Report on Rabaul (Papua New Guinea) — June 1991
Bulletin of the Global Volcanism Network, vol. 16, no. 6 (June 1991)
Managing Editor: Lindsay McClelland.
Rabaul (Papua New Guinea) Seismicity remains low; no significant deformation
Please cite this report as:
Global Volcanism Program, 1991. Report on Rabaul (Papua New Guinea) (McClelland, L., ed.). Bulletin of the Global Volcanism Network, 16:6. Smithsonian Institution. https://doi.org/10.5479/si.GVP.BGVN199106-252140
Papua New Guinea
4.2459°S, 152.1937°E; summit elev. 688 m
All times are local (unless otherwise noted)
". . . In June . . . the seismicity remained at a very low level with only 99 events recorded, all ML <1. Only four events could be plotted and were distributed on the N and W sides of the caldera seismic zone. Levelling, tilt, and EDM measurements showed no significant change."
Geological Summary. The low-lying Rabaul caldera on the tip of the Gazelle Peninsula at the NE end of New Britain forms a broad sheltered harbor utilized by what was the island's largest city prior to a major eruption in 1994. The outer flanks of the asymmetrical shield volcano are formed by thick pyroclastic-flow deposits. The 8 x 14 km caldera is widely breached on the east, where its floor is flooded by Blanche Bay and was formed about 1,400 years ago. An earlier caldera-forming eruption about 7,100 years ago is thought to have originated from Tavui caldera, offshore to the north. Three small stratovolcanoes lie outside the N and NE caldera rims. Post-caldera eruptions built basaltic-to-dacitic pyroclastic cones on the caldera floor near the NE and W caldera walls. Several of these, including Vulcan cone, which was formed during a large eruption in 1878, have produced major explosive activity during historical time. A powerful explosive eruption in 1994 occurred simultaneously from Vulcan and Tavurvur volcanoes and forced the temporary abandonment of Rabaul city.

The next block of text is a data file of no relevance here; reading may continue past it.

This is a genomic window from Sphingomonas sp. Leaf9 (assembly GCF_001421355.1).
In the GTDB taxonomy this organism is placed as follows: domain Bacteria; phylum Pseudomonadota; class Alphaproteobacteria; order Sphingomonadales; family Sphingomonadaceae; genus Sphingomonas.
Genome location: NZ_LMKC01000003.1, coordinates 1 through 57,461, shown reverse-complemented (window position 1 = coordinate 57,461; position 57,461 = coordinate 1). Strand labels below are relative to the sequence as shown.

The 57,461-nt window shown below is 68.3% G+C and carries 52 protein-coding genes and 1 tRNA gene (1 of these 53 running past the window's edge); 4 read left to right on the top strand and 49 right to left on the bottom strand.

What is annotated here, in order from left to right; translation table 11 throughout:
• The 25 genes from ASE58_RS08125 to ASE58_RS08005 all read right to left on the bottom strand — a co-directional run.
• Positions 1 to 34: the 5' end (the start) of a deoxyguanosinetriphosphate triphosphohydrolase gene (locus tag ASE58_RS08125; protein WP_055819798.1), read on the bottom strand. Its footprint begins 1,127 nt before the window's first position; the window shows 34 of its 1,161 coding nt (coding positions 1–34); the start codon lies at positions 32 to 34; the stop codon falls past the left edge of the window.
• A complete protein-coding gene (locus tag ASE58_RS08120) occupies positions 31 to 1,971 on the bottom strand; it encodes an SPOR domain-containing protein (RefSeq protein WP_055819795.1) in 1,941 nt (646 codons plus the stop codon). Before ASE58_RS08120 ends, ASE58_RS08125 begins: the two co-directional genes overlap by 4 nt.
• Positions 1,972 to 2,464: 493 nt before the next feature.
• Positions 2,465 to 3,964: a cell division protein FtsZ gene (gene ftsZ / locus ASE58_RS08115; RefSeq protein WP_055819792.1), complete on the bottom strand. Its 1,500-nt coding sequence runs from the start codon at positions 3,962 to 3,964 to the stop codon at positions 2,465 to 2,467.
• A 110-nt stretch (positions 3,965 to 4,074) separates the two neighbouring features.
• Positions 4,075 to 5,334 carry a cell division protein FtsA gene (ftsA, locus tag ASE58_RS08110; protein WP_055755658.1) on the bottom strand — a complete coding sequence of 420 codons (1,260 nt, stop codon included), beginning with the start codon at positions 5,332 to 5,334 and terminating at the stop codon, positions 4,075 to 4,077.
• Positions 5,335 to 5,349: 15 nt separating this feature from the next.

Information Contacts: P. de Saint-Ours, RVO.